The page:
It’s probably not an accident that this scene takes place in Kyoto, where they have been visiting Buddhist shrines - it's probably also not exactly an accident that Ryu's character has been reading Nietzsche. What he says - telling her how he was unhappy with her mother (and she with him), but they found happiness, grew into it - and how she will do the same, the pain now will not last, and her story is the same story everyone else lives - is not exactly what Nietzsche meant by the eternal return of the same, but it’s not far off. This is where Ozu comes closest to earning his reputation as a Buddhist, in these ideas of acceptance, and the natural cycles of life.... But it's also important that the film is resisting those recurring patterns here - there is a lot of weight brought to bear on the ways this wedding is a Very Bad Thing, people giving in to social expectations, abdicating responsibility for their lives, and letting their relatives and friends dictate how they will live - giving up their individuality to become types: a bride, a wife, a mother.... This too, I suppose, is not far from Nietzsche -the idea that your individual life is absolutely on you - it is too easy to be swept into what the world makes you - but that is defeat. Individuals are free - when they enter into roles, they become false - but they really can't live without taking a role: it is a dilemma...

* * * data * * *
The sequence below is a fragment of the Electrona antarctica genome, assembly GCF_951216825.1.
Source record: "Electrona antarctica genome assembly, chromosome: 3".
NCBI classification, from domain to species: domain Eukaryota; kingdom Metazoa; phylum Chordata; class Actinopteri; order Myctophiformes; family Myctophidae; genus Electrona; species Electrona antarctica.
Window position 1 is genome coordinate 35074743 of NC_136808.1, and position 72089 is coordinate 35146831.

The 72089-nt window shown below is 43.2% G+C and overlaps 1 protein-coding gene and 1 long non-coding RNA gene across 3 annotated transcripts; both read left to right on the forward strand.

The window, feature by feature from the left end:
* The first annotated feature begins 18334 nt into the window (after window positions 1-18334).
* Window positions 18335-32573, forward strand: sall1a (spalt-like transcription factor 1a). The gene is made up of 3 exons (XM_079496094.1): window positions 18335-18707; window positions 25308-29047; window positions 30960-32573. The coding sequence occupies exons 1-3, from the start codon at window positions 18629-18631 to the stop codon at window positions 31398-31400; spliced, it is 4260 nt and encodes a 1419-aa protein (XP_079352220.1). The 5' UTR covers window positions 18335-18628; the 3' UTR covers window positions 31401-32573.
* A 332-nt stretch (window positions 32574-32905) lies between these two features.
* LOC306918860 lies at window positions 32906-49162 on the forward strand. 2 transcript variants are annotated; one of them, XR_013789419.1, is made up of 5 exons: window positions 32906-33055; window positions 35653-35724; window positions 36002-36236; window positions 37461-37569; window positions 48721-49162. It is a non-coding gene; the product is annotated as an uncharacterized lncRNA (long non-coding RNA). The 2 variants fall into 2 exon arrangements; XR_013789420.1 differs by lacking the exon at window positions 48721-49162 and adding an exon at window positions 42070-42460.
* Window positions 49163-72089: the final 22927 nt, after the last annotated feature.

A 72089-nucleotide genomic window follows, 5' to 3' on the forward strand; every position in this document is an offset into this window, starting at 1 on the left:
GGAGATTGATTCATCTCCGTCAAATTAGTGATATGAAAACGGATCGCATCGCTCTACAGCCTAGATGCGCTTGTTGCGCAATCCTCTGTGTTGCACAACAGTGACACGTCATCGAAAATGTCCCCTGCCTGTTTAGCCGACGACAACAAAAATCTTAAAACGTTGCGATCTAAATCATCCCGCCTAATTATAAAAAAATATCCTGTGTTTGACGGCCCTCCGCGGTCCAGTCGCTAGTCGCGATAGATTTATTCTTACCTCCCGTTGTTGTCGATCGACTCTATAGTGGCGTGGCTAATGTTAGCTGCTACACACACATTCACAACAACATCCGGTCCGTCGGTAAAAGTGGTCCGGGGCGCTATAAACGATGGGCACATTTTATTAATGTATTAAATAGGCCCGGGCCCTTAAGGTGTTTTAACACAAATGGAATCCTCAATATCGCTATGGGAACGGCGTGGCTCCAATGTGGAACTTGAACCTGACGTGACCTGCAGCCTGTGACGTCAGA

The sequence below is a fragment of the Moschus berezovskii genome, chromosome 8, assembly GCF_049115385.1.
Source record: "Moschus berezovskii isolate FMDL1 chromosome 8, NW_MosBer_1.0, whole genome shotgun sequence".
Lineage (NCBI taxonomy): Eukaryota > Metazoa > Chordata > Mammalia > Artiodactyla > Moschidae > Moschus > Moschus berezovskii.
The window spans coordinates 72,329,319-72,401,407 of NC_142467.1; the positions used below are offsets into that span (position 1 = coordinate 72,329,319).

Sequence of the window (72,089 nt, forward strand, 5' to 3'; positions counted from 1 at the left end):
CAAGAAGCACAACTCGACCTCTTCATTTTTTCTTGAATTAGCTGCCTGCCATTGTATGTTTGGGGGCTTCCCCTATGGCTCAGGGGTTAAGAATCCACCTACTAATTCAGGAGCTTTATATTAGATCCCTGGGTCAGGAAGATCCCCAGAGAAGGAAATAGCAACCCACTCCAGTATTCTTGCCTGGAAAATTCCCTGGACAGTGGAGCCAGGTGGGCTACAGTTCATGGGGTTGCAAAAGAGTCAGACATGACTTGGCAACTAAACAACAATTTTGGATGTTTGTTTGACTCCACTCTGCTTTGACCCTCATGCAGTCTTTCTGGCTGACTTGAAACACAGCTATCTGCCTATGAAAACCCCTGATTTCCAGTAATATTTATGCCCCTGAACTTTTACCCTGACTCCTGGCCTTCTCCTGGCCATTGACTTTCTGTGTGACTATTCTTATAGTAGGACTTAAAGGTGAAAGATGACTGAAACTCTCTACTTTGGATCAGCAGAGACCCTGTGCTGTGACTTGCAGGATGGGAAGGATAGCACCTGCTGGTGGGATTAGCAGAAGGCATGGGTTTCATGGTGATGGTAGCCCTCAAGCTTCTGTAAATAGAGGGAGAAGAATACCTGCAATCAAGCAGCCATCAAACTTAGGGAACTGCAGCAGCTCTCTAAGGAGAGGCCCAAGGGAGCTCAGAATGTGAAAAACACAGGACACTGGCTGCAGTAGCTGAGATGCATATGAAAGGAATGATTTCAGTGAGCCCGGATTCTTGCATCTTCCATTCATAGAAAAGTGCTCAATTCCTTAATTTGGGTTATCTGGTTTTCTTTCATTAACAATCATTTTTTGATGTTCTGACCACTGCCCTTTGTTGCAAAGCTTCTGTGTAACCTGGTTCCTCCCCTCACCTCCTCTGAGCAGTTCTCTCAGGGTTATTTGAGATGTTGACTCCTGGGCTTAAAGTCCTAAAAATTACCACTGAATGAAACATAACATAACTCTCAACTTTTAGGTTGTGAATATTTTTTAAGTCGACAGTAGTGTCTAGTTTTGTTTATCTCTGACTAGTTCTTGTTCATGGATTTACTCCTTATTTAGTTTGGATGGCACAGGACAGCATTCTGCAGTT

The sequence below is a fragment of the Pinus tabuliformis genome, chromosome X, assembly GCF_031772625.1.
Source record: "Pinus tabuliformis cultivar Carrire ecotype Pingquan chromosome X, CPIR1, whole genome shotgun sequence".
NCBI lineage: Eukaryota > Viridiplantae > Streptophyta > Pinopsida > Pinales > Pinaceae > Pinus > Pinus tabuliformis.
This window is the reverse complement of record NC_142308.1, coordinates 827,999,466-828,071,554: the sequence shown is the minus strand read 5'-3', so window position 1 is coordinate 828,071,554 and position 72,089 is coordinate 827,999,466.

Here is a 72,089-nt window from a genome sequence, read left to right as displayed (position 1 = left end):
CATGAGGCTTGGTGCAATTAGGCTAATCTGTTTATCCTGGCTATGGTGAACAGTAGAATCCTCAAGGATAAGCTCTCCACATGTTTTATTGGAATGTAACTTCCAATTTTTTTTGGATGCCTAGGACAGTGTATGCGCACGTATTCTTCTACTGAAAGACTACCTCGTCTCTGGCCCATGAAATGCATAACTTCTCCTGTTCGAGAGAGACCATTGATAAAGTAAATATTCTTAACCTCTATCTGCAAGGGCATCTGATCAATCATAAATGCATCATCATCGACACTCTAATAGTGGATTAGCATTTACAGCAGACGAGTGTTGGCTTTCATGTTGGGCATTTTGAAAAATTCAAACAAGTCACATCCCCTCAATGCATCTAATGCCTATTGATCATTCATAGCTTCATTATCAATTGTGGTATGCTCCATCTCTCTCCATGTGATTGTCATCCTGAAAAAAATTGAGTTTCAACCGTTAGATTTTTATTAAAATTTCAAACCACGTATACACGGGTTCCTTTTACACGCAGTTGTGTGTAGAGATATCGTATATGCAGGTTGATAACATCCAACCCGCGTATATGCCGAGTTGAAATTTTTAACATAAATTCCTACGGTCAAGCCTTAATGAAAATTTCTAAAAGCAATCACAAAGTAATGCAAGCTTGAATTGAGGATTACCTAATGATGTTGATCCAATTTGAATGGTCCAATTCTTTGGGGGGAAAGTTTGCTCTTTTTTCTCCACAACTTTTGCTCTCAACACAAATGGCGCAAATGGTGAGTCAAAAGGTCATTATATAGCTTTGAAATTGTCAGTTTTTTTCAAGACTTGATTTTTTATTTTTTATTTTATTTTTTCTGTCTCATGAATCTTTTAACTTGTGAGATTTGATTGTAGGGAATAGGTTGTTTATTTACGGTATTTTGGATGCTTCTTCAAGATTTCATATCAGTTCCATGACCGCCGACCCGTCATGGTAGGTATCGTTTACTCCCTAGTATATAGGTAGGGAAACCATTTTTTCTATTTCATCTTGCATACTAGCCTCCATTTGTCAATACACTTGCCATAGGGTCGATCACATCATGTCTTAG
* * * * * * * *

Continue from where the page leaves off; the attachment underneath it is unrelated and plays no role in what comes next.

I think this is, in fact, Ozu's greatest strength, at least as a humanist - and one of his great strengths as a filmmaker, in the way his themes resonate with his style. HIs films are about that contradiction, between people as individuals, and people as types - self as imposed from outside, and self as we enact it, and the ways anything we do is caught up into society. The style and structure of his films and stories emphasize this - the repeated use of actors, in similar roles, with the same names, the same problems, generalizes the characters, but also particularizes them - from Tatsuo Saito and Takeshi Sakamoto and Tomio Aoki to Chishu Ryu and Setsuko Hara and Shin Saburi - bring their own distinctiveness to their roles. And the roles change - everything he does works on the principal of repetition and variation. So five films about marriage work through half a dozen (maybe more) types of marriages (or not marriages, if you count Ryu in Late Spring, or Hara in Late Autumn). So three Noriko films offer one who is bullied into marriage, one who marries on her own against her family's will, one who does not remarry; one who condemns remarriage and one who marries a widow. And so on...